“The splendour of Greece and possessed the beauty of Helen, the virtue of Thirma, the pen of Aristippus, the soul of Socrates, and the tongue of Homer.”
Arete of Cyrene succeeded her father Aristippus as the head of the Cyrenaic school of philosophers. The sources report that she taught philosophy for thirty-five years to well over a hundred students and that she wrote forty books. Unfortunately, none has survived.
Aristippus had been taught by Socrates, and passed his knowledge on to his daughter. In turn, Arete taught her own son, Aristippus the Younger, who was known by the nickname ‘mother-taught’. The Cyrenaics believed in sensual hedonism. They taught that the only intrinsic good is physical pleasure and enjoyable sensations.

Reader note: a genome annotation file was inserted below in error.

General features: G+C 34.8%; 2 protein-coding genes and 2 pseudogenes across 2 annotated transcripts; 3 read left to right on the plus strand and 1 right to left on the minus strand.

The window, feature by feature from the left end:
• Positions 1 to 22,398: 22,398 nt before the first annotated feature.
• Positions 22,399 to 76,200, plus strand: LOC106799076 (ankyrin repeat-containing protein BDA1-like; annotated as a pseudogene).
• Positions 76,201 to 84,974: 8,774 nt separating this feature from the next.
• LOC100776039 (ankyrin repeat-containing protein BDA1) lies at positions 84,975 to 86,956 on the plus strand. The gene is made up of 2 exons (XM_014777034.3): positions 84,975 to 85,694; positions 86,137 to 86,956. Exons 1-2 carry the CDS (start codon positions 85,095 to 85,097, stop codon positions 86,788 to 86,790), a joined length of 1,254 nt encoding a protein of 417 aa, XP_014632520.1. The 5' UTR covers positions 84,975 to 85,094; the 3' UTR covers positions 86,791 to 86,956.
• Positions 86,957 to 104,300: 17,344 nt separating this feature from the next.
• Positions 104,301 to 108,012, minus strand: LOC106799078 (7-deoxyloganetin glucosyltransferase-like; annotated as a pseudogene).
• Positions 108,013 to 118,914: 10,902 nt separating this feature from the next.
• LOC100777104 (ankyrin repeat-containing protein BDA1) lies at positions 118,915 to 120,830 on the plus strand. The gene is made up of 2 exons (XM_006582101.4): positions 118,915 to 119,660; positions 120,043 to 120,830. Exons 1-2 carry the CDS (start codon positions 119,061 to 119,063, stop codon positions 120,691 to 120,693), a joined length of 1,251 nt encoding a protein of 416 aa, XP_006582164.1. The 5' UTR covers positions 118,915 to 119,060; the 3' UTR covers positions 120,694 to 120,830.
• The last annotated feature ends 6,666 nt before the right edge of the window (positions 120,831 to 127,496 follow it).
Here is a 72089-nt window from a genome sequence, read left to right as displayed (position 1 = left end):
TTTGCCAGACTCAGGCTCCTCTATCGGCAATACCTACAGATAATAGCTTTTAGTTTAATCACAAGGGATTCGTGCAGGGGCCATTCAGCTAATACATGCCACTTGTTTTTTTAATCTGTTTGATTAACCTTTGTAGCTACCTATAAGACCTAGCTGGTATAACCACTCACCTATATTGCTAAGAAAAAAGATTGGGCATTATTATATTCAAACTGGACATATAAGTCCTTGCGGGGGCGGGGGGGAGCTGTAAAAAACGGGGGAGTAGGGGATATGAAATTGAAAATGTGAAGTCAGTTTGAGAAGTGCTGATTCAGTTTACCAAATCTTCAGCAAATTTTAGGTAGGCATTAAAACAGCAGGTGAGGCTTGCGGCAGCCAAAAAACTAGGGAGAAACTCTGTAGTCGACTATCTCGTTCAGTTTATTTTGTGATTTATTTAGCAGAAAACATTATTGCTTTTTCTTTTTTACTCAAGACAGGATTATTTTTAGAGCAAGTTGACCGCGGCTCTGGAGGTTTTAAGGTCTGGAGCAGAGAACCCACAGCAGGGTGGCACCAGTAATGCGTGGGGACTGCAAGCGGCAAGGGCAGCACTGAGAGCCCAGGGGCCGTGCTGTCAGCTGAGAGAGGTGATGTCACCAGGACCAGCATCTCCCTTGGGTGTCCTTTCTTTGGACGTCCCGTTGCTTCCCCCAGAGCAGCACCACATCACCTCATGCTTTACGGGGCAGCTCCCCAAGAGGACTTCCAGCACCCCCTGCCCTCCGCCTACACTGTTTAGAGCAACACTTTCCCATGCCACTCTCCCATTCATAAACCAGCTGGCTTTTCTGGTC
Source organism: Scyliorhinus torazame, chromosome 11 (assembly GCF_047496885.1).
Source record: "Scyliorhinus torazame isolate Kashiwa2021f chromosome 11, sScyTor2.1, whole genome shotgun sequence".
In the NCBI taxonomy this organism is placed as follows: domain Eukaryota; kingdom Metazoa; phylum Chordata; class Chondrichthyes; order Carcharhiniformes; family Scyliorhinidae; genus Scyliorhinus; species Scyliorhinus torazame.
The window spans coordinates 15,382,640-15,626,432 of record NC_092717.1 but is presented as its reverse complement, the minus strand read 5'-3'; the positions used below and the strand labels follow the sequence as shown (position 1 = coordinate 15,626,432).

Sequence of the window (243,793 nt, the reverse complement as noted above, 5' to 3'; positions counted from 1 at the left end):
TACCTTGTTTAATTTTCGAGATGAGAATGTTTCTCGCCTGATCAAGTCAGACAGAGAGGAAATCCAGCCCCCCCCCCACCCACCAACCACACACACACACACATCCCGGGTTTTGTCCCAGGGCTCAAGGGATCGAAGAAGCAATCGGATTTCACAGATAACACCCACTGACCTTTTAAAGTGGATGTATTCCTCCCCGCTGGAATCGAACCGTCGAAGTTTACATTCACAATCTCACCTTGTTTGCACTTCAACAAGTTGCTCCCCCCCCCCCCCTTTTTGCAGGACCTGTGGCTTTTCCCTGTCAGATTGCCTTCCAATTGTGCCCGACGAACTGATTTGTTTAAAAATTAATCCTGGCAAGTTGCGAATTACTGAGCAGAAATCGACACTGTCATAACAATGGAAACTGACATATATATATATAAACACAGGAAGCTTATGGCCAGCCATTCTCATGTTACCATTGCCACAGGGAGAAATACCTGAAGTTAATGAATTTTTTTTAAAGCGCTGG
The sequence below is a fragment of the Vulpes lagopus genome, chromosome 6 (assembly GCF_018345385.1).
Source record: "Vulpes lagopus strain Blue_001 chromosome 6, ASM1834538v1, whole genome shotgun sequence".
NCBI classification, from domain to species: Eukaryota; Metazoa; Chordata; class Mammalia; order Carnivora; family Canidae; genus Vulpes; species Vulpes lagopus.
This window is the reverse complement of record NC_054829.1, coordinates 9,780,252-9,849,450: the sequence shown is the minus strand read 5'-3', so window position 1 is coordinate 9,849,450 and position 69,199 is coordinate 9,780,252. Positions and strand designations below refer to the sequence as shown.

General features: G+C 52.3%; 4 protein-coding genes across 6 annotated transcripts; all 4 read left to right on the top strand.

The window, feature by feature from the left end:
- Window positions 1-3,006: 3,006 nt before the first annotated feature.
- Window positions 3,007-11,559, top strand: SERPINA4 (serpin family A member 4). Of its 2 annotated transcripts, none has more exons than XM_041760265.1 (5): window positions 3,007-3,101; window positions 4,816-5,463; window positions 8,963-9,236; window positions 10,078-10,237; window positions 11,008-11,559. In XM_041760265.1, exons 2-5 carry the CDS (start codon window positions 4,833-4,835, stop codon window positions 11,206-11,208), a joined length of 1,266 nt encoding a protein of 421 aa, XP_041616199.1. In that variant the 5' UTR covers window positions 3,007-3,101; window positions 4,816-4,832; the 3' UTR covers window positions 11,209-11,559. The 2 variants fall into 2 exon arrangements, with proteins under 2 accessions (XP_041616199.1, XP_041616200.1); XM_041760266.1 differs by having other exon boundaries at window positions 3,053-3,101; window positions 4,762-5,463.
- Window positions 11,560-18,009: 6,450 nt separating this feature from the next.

Arete was well known during her lifetime, and stands out in history as being one of the few women to teach publicly and to publish work.
A Dictionary of Greek and Roman Biography and Mythology – William Smith
Society for the Study of Women Philosophers: Arete of Cyrene – Kate Lindemann